BOMA Refocuses Spending

April 12, 2008
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GRAND RAPIDS — The report went on a surprising two-year hiatus in 1999 before returning to its usual release date in the spring of 2001 and in the six springs that followed.

Well, spring arrived this year, but the annual occupancy survey from the Building Owners and Managers Association of West Michigan didn’t — and won’t, at least for the very near future.

The season had nothing to do with this year’s survey being cancelled, a survey that local media were more likely to rely on to capture a portrait of the metro area’s office market than building owners and managers did. And that is one of the reasons the BOMA Board of Directors decided not to measure occupancy for last year.

“We took a look at it and sent a survey out to all of our members asking them various questions about the organization, and one of the questions was: Do you use the occupancy survey? Another was: Do you find it useful? The overwhelming response we got back was many of our members don’t look at it,” said BOMA President Anne Ficeli, also executive director of property management for Grubb & Ellis|Paramount Commerce.

“We spent a lot of money having it done, which is great if people find value in it. But when our members aren’t even using the information that’s there, then we start to look at what kind of value are we bringing with this,” she added.

BOMA, which is a nonprofit organization, spent about $5,000 a year to have Genzink Appraisal Co. survey the occupancy rate for 14.8 million square feet of office space located in downtown and in 13 suburban submarkets. Ficeli said members ultimately felt those dollars, which is their money, could be put to a better use.

“There are so many advocacy issues that BOMA is working on this year with the new MBT tax, with the (Michigan) Tax Tribunal and property-tax reviews, we felt that maybe we could take some of that money that we would have spent on the survey and put it toward advocacy and contribute it to the BOMA political action committee,” she said.

“Maybe that would be of more value to the building owners and managers.”

Ficeli also said that some of BOMA’s members weren’t exactly overenthusiastic about compiling how much square footage was occupied in their buildings and then getting that data, along with other information, to Genzink in a timely manner. Genzink told BOMA that it was a tough sell to get all of its members to respond to the survey.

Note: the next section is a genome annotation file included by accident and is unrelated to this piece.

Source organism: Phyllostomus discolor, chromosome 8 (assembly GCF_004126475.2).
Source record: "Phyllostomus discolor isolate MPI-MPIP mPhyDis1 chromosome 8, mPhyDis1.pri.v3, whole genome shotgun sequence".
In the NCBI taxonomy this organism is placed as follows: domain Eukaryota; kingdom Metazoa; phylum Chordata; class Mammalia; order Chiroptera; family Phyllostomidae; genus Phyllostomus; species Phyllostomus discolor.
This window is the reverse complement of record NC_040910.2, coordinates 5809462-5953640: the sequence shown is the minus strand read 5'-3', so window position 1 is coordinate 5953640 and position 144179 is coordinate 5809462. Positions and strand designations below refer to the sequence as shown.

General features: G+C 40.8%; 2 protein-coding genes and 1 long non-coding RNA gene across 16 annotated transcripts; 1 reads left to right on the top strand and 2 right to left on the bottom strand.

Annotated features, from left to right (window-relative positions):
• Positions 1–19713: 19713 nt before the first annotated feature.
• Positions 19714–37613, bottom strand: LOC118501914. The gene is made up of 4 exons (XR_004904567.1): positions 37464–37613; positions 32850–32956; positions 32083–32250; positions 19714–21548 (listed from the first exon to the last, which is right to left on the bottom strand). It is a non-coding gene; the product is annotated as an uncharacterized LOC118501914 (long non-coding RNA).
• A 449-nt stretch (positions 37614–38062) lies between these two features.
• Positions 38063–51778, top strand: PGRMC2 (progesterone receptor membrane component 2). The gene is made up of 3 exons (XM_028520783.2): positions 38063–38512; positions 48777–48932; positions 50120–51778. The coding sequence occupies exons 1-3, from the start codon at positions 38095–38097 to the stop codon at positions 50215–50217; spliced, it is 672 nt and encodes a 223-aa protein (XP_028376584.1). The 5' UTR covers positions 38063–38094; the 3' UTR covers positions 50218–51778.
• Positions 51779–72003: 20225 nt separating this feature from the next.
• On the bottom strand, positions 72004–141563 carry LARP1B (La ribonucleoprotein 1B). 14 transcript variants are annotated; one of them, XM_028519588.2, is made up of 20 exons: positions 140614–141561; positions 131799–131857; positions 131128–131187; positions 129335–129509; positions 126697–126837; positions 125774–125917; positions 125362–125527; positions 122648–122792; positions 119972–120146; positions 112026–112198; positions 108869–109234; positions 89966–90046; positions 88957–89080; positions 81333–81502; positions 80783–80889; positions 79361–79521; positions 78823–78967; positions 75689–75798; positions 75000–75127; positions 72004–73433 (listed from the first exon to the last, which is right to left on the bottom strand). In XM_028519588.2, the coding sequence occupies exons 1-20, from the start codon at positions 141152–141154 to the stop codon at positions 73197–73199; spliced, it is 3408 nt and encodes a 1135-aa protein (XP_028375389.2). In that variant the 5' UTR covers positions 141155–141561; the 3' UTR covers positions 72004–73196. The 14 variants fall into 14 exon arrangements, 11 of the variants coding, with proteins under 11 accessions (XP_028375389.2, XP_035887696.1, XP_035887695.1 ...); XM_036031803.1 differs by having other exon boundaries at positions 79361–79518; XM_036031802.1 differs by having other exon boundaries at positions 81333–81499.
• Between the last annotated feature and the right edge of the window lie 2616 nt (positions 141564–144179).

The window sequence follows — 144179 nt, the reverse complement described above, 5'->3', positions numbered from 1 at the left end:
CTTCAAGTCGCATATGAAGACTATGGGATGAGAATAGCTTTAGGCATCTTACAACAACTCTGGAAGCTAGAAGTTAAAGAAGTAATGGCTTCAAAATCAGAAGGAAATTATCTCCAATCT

“That was another reason. We thought maybe if we don’t do it every year, more people will be inclined to participate. The less information we get back, the less valuable it is,” she said of the annual report.

Taking a closer look at the Michigan Business Tax and the backlog of property reviews before the tax tribunal are the issues on which the BOMA political action committee will use most of the dollars that normally would have gone to the survey. Ficeli said the executive director of the Detroit BOMA chapter recently updated her group on the MBT, and the local BOMA political action committee went to Lansing a few weeks ago to speak with the tribunal.

“There are a lot of fights to be fought there. We’ve had some small wins, but no huge victories yet. So these will be on-going issues,” said Ficeli.

Lawmakers really haven’t ironed out the wrinkles yet in the MBT they approved last year. There are a number of bugs that need to be worked out before building owners, property managers and others in the real estate industry can actually feel comfortable with the levy.

“They’re still working through a lot of the technicalities of how that is going to work. They don’t even have the forms available yet for businesses to fill out. So they still have a lot of issues to work through in Lansing,” said Ficeli.

The commercial real estate industry feels the MBT is overly punitive because of the gross receipts portion of the tax. It adds a 0.08 percent tax to the total gross rents that a building owner receives, including the reimbursements an owner gets for maintaining a building’s common areas. BOMA wants that part of the tax dropped or changed to something that is more palatable to building owners.

“The owners are going to be taxed on a pass-through reimbursement that they are getting back from their tenants. That’s not really income. It’s really a straight pass-through reimbursement, and the owners are going to be charged an additional tax on top of that, that they can’t really pass through,” said Ficeli.

“It’s definitely going to affect the bottom line. Anytime you affect the net operating income of a commercial property, you’re affecting the value of that property, as well. It’s definitely a big issue for real estate owners. I think it’s something that the legislators really didn’t think through all the way. It could be something as simple as an oversight.”

Legislative issues had nothing to do with the cancellation of the report nine years ago. BOMA called a timeout back then to restructure the occupancy report from a survey to what 2001 BOMA President Joseph Zainea called a census. The change added the occupancy rates of 71 office properties that hadn’t been in the previous reports but were listed in the updated version when it was released in 2001.


A Look Back At The Last Seven

Seeing that the Building Owners and Managers Association of West Michigan decided not to do an Annual Office Occupancy Report for 2008, here are the overall occupancy rates that came from the previous seven reports.

Sector

2001

    2002    

2003

    2004    

2005

    2006    

2007

Downtown

86%

84%

83%

85%

84%

85%

86%

Suburbs

91%

83%

83%

83%

81%

83%

84%

Total Market   

88%

83%

83%

84%

83%

84%

85%

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